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As summer temperatures reach seasonal highs on the New South Wales north coast, the Screenwave International Film Festival (SWIFF) will afford adventurous film lovers respite from the heat with its annual programme of bracingly bold and socially conscious features from the global film community.

From January 10 to 25, the 2018 line-up will unspool at The Jetty Memorial Theatre in the holiday haven of Coffs Harbour, five hours drive north of Sydney; a second screening venue is located in the rainforest township of Bellingen, situated in the region’s magnificent hinterland. Now in its third year, the SWIFF experience has expanded on the back of strong local community support, festivalgoers willing to travel and an increasing number of industry figures, all of whom have responded to an event that Festival Director Dave Horsley describes in his program notes as, “a weird, ephemeral beast”.

The Opening Night honours have been bestowed upon Greg McLean’s South American survival epic Jungle, starring Daniel Radcliffe. The true story of Israeli tourist Yossi Ghinsberg’s descent into hallucinatory madness while lost in the Amazon represents a tour de force role for Radcliffe and addresses the relationship between man and the natural world in its most breathtaking and unforgiving form. Closing the Festival will be the Sydney odyssey Ellipsis, the directorial debut of attending guest David Wenham; the romantic drama, which follows two strangers (pictured, right; Emily Barclay, left, and Benedict Samuel) as they meander from Bondi to their inner-city digs, has drawn comparisons to Richard Linklater’s ‘Before…’ trilogy.

Over the festival’s 15 days, 73 features will screen, including six Australian premieres. These are Paul Farmer’s crusading medicos doc, Bending the Arc (USA); Donkeyote (Germany, Spain), Chico Pereira’s account of a man and his mule’s journey across the US; Johnathan Olshefski’s Quest (USA), an inside look at the experiences of an African American family striving for a unified community; The Judge (Palestine, USA), Erika Cohn’s drama that exposes the challenges faced, both professionally and personally, by the first woman appointed as Judge in a Shari’a court of law; French director Ilan Klipper’s debut film, The Starry Sky Above Me (France), a humanistic character study of an ageing author with deeply ingrained neurosis; and, the SXSW sensation A Bad Idea Gone Wrong (USA), a contemporary heist comedy thriller from director Jason Headley.

Artistic Director Kate Howat, who calls her 2018 roster, “15 days of cinematic immersion and discovery”, has undertaken to highlight women and LGBTIQ projects in her programming. The strand 'Hear Me Out' includes six films highlighting the experiences of sexual minorities, including God’s Own Country (UK) from Sundance Best Director winner Francis Lee, and Pulse from Australian director Stevie Cruz-Martin (who will attend with the film’s star Daniel Monks). The female voice will be heard loudly via the sidebar 'Women in Action', a five film strand that includes Mouly Surya’s revenge thriller Marlina The Murderer in Four Acts (Indonesia, France), and the female-maori empowerment drama Waru, from eight of New Zealand’s women directors.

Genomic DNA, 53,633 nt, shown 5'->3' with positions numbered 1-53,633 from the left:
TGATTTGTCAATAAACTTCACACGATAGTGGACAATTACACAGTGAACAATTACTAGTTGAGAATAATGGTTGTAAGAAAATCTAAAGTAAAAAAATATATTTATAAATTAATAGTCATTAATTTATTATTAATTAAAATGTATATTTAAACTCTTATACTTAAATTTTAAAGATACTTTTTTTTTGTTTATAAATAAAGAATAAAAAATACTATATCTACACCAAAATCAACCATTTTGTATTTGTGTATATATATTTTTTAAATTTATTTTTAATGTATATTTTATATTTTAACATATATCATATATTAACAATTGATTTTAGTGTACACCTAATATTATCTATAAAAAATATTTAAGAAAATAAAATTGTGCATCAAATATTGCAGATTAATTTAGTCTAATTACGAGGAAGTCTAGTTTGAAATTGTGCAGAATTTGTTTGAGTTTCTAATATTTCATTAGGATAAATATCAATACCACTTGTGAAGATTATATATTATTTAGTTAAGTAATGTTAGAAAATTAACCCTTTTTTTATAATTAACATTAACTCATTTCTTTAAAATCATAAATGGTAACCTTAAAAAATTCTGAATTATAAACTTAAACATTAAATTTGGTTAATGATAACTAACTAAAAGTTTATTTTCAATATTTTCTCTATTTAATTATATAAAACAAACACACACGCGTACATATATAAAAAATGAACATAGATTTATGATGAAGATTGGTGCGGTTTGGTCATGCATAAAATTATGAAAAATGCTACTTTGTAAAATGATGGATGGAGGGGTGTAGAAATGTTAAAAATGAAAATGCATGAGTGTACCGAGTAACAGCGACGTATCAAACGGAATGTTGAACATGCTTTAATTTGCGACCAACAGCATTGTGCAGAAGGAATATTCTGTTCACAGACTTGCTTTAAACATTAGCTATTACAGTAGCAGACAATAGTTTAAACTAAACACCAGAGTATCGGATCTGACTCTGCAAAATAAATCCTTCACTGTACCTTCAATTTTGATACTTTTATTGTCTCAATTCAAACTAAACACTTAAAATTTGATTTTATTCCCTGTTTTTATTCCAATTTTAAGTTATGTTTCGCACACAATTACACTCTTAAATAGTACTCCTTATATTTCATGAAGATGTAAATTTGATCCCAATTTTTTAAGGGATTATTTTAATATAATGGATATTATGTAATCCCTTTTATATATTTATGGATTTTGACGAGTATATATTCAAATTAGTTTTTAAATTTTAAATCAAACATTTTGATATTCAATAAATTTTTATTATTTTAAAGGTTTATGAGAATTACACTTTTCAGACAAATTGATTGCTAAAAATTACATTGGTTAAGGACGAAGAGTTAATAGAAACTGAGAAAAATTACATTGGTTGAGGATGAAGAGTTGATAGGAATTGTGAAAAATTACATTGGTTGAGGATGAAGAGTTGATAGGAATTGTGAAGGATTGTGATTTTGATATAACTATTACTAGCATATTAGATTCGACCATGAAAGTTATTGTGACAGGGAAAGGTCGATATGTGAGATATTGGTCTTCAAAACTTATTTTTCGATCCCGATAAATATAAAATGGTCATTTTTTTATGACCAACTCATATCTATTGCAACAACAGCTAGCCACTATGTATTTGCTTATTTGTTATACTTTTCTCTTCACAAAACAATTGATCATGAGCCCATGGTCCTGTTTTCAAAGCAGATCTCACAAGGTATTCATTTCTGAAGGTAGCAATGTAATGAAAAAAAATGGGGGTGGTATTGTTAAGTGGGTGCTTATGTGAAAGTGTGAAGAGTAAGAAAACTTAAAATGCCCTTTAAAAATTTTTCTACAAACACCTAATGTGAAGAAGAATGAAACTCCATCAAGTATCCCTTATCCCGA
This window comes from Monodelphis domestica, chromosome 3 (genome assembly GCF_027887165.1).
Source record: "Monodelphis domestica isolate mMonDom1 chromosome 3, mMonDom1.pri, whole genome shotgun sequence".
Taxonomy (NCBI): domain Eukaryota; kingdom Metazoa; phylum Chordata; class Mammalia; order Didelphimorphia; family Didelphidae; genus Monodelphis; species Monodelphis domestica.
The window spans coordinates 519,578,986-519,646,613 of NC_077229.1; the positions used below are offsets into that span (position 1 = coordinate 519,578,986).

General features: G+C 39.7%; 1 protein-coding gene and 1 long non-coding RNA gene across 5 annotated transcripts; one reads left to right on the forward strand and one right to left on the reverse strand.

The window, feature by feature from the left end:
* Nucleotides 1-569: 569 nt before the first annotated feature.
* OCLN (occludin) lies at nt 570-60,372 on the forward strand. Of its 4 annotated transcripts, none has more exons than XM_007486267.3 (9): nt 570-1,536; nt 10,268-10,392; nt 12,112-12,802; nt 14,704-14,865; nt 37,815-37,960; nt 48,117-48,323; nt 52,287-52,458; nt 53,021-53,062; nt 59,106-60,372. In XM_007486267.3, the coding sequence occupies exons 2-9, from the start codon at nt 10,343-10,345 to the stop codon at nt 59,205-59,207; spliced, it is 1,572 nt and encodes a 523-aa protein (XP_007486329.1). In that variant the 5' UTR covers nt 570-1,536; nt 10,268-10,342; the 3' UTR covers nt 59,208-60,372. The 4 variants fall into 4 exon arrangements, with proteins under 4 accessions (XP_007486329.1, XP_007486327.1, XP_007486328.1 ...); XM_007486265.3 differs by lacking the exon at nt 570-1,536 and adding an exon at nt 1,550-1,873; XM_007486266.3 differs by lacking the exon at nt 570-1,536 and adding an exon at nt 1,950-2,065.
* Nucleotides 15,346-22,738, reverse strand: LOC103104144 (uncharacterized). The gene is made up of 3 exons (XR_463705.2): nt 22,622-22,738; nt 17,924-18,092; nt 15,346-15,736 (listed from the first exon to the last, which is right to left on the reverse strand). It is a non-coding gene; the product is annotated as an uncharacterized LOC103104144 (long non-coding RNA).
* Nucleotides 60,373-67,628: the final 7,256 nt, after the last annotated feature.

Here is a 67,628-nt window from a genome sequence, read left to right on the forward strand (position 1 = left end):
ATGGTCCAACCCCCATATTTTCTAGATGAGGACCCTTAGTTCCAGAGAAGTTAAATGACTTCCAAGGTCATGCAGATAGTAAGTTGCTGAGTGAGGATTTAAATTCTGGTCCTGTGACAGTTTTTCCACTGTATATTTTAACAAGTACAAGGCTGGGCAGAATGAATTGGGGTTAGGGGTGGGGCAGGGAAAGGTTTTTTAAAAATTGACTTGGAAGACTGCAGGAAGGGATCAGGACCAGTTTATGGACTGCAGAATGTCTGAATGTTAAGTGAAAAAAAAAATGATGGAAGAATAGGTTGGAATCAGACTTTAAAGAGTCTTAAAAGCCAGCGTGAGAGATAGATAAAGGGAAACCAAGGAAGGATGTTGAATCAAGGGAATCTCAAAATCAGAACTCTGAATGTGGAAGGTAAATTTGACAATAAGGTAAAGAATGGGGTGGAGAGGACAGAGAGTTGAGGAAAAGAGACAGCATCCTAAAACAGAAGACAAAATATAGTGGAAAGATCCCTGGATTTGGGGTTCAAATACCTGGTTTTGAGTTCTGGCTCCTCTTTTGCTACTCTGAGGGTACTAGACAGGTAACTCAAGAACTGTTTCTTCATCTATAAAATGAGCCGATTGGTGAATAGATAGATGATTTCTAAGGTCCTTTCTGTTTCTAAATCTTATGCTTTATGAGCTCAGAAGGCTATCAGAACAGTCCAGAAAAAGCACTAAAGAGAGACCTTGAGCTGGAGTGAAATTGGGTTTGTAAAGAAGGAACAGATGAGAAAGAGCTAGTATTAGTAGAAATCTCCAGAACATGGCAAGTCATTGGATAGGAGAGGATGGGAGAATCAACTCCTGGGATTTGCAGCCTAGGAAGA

Twenty films comprise the largest of the SWIFF strands, 'World Cinema', with works coming to Coffs Harbour from as far afield as Mexico (Michel Franco’s Cannes honoree, April’s Daughter); China (Liu Jian’s animated action romp Have a Nice Day); Lebanon (Philippe Van Leuw’s Syrian-set family saga Insyriated); Hungary (Ildiko Enyedi’s Berlin and Sydney prize winner On Body and Soul); and, Bulgaria (Valeska Grisebach’s Western). The Nordic film sector is afforded it’s own spotlight, with five films screening from the chillier climes of Europe, including the 2017 Cannes Palme d’Or winner The Square, from Ruben Ostlund.

Of course, a Coffs Harbour film festival would not be worth its weight in board wax if it did not embrace the omnipresent beach culture. The ‘Call of the Surf’ strand will feature one of the highlights of the event – a live soundtrack performance from Band of Frequencies to accompany the screening of Shaun Cairn’s Men of Foam and Wood (pictured, right), an epic documentary that chronicles the Australian surfing scene of the 70s and 80s. Also screening for what is sure to be a receptive audience is Nathan Oldfield’s The Church of The Open Sky, with the director in attendance; Ross Whitaker’s Between Land and Sea, a rare glimpse inside Irish surf culture; and, the double feature session comprising Alena Erenbold’s Blue Road and Chris Bukard’s Under an Arctic Sky.

The 2018 SCREENWAVE INTERNATIONAL FILM FESTIVAL runs January 10-25 in Coffs Harbour, New South Wales. Full program and session details can be found at the event’s official website.

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